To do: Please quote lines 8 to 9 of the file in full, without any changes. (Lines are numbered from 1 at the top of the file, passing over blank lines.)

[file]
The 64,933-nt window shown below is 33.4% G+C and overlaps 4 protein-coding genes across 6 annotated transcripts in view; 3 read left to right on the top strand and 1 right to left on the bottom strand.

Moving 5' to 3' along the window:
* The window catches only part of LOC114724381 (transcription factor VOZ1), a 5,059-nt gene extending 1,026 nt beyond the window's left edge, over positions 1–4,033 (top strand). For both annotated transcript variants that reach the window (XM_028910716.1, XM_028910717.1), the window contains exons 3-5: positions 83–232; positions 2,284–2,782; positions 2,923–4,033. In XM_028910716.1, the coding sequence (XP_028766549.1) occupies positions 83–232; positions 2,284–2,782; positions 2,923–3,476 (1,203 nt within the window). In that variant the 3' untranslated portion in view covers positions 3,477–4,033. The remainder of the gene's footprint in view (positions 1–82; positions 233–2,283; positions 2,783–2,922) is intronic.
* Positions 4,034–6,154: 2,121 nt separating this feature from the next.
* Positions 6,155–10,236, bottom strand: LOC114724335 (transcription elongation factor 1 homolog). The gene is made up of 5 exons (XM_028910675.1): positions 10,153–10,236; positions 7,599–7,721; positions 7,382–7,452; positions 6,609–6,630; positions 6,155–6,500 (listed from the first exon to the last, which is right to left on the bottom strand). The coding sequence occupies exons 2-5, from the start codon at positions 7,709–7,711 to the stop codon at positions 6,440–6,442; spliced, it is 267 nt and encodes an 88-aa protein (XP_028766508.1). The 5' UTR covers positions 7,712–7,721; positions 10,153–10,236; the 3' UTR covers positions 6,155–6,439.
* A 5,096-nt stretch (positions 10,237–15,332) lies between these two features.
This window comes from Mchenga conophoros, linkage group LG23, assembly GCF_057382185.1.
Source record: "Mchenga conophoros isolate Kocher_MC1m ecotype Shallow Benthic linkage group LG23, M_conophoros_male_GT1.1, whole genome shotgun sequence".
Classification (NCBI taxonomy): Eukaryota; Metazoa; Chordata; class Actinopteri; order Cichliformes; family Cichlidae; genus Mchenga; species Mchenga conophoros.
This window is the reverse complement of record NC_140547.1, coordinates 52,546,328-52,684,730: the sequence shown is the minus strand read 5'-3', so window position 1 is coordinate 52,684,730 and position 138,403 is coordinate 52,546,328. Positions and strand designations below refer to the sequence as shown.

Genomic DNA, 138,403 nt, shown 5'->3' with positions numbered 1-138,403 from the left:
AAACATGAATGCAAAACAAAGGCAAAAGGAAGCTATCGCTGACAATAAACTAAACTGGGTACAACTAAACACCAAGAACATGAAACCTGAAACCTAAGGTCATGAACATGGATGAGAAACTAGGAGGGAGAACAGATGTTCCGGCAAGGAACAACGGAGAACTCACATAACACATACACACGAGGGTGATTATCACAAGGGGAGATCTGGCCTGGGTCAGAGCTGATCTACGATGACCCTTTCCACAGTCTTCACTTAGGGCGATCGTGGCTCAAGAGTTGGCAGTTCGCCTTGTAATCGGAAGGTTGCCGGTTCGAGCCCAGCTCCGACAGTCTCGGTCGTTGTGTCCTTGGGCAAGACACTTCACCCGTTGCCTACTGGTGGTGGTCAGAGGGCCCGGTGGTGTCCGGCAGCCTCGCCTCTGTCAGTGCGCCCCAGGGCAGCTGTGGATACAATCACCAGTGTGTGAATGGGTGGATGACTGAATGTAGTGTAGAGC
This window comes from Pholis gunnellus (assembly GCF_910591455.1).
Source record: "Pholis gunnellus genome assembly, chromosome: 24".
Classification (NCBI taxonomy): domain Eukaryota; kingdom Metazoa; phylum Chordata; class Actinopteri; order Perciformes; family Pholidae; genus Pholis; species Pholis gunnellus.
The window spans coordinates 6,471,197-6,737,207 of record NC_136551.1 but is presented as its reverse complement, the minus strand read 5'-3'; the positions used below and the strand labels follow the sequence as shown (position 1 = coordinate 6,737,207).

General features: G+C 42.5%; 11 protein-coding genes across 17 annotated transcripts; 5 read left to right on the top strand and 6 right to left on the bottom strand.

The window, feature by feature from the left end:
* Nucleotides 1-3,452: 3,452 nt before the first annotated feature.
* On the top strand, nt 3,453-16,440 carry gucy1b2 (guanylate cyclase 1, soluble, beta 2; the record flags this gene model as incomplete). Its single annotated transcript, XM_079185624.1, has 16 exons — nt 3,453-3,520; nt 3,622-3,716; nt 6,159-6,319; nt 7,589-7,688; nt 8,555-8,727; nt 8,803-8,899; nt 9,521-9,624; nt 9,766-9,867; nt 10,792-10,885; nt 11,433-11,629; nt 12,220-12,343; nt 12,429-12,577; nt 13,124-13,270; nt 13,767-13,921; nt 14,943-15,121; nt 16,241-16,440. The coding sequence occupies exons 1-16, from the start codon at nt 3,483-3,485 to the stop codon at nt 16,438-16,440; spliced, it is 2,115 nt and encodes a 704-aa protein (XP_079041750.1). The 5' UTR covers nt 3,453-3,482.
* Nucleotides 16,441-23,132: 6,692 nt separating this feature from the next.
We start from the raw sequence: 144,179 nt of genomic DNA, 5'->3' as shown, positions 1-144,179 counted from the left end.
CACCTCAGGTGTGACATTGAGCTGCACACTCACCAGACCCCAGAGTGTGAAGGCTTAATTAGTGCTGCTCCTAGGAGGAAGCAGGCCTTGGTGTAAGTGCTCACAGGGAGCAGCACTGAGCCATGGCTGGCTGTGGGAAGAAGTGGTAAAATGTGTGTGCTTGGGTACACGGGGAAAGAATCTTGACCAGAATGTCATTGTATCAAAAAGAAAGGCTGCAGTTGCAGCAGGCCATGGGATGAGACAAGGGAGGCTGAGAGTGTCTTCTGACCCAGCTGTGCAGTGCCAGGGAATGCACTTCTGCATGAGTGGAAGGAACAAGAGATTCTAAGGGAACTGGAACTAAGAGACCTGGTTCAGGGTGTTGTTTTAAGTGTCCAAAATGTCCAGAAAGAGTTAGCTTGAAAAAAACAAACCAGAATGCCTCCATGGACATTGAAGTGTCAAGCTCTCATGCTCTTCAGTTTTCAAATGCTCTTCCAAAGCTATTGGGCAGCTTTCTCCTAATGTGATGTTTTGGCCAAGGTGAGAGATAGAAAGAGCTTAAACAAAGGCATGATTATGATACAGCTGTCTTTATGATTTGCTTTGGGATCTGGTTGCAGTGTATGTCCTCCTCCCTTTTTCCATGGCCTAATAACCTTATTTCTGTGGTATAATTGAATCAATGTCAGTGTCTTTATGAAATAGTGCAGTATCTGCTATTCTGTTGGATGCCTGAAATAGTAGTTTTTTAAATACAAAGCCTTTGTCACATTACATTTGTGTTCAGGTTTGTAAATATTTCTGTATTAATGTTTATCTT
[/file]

Source record: "Mchenga conophoros isolate Kocher_MC1m ecotype Shallow Benthic linkage group LG23, M_conophoros_male_GT1.1, whole genome shotgun sequence".
Classification (NCBI taxonomy): Eukaryota; Metazoa; Chordata; class Actinopteri; order Cichliformes; family Cichlidae; genus Mchenga; species Mchenga conophoros.